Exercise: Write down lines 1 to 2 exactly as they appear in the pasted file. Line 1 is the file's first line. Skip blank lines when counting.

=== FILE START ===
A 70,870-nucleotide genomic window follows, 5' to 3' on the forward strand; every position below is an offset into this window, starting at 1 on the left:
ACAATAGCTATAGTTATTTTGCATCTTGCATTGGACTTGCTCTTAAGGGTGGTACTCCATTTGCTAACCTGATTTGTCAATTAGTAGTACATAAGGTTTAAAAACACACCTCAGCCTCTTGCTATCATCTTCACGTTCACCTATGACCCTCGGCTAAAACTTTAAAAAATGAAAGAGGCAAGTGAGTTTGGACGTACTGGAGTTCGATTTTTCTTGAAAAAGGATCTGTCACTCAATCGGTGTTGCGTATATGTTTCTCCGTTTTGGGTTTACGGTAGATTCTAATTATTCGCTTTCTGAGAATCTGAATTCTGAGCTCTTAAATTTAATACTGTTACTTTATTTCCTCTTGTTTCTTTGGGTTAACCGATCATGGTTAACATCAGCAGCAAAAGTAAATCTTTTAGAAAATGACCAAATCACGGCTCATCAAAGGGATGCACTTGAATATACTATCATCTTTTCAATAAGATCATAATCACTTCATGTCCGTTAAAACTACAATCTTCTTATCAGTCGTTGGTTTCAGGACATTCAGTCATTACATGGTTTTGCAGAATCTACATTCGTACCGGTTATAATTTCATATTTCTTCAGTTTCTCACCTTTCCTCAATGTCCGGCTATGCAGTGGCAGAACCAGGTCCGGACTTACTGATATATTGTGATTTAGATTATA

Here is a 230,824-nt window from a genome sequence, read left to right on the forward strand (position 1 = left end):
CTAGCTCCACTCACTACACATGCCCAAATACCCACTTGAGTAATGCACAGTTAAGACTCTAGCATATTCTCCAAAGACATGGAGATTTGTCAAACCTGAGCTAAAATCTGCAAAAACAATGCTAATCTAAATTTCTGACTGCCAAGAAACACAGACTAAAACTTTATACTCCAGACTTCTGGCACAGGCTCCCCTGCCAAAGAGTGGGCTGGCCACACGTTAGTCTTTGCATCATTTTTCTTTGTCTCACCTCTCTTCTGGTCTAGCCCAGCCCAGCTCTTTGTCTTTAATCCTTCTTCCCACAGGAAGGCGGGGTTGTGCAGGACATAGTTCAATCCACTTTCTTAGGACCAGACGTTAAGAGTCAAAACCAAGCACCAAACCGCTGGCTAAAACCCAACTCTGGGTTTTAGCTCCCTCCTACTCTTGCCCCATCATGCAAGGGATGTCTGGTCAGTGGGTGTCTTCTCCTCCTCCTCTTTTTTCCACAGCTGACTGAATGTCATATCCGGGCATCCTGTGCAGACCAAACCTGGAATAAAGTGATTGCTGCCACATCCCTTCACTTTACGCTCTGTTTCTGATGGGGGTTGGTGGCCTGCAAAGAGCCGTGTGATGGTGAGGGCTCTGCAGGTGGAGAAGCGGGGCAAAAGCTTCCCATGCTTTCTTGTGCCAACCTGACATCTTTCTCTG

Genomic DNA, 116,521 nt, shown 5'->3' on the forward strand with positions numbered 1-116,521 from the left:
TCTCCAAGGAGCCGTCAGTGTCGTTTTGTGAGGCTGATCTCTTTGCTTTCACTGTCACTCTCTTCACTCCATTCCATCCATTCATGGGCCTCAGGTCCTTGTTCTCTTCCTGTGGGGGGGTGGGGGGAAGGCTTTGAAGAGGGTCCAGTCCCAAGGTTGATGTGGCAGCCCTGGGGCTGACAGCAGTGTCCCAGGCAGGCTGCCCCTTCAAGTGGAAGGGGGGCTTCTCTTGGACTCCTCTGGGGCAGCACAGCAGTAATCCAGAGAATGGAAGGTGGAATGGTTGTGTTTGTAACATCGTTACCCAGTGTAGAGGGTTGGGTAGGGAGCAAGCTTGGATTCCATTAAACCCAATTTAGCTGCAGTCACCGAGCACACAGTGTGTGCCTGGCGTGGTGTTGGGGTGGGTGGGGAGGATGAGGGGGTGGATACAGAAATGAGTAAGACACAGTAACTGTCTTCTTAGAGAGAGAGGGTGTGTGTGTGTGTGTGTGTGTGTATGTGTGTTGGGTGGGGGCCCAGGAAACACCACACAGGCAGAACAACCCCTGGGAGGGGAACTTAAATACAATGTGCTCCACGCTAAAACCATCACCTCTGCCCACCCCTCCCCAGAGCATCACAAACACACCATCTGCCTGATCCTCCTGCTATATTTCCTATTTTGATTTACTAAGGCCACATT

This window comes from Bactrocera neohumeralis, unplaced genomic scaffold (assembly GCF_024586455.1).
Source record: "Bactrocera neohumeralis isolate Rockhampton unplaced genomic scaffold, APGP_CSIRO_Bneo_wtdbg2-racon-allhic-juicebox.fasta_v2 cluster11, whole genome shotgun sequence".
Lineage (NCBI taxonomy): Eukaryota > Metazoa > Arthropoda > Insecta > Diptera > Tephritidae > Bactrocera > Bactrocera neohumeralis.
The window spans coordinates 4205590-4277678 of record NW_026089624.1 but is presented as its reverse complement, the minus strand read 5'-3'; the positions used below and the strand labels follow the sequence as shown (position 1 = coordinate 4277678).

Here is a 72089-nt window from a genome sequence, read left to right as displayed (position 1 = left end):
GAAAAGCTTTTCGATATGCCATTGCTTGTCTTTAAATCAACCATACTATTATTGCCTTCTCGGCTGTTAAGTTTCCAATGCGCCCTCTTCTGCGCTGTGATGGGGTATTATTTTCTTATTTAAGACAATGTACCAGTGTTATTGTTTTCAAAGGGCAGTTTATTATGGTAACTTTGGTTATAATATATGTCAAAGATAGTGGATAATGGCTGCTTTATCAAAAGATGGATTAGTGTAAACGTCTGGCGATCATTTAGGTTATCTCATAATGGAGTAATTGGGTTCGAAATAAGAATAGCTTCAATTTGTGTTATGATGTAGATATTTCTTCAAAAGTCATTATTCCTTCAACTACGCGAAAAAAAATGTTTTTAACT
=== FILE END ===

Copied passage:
A 70,870-nucleotide genomic window follows, 5' to 3' on the forward strand; every position below is an offset into this window, starting at 1 on the left:
ACAATAGCTATAGTTATTTTGCATCTTGCATTGGACTTGCTCTTAAGGGTGGTACTCCATTTGCTAACCTGATTTGTCAATTAGTAGTACATAAGGTTTAAAAACACACCTCAGCCTCTTGCTATCATCTTCACGTTCACCTATGACCCTCGGCTAAAACTTTAAAAAATGAAAGAGGCAAGTGAGTTTGGACGTACTGGAGTTCGATTTTTCTTGAAAAAGGATCTGTCACTCAATCGGTGTTGCGTATATGTTTCTCCGTTTTGGGTTTACGGTAGATTCTAATTATTCGCTTTCTGAGAATCTGAATTCTGAGCTCTTAAATTTAATACTGTTACTTTATTTCCTCTTGTTTCTTTGGGTTAACCGATCATGGTTAACATCAGCAGCAAAAGTAAATCTTTTAGAAAATGACCAAATCACGGCTCATCAAAGGGATGCACTTGAATATACTATCATCTTTTCAATAAGATCATAATCACTTCATGTCCGTTAAAACTACAATCTTCTTATCAGTCGTTGGTTTCAGGACATTCAGTCATTACATGGTTTTGCAGAATCTACATTCGTACCGGTTATAATTTCATATTTCTTCAGTTTCTCACCTTTCCTCAATGTCCGGCTATGCAGTGGCAGAACCAGGTCCGGACTTACTGATATATTGTGATTTAGATTATA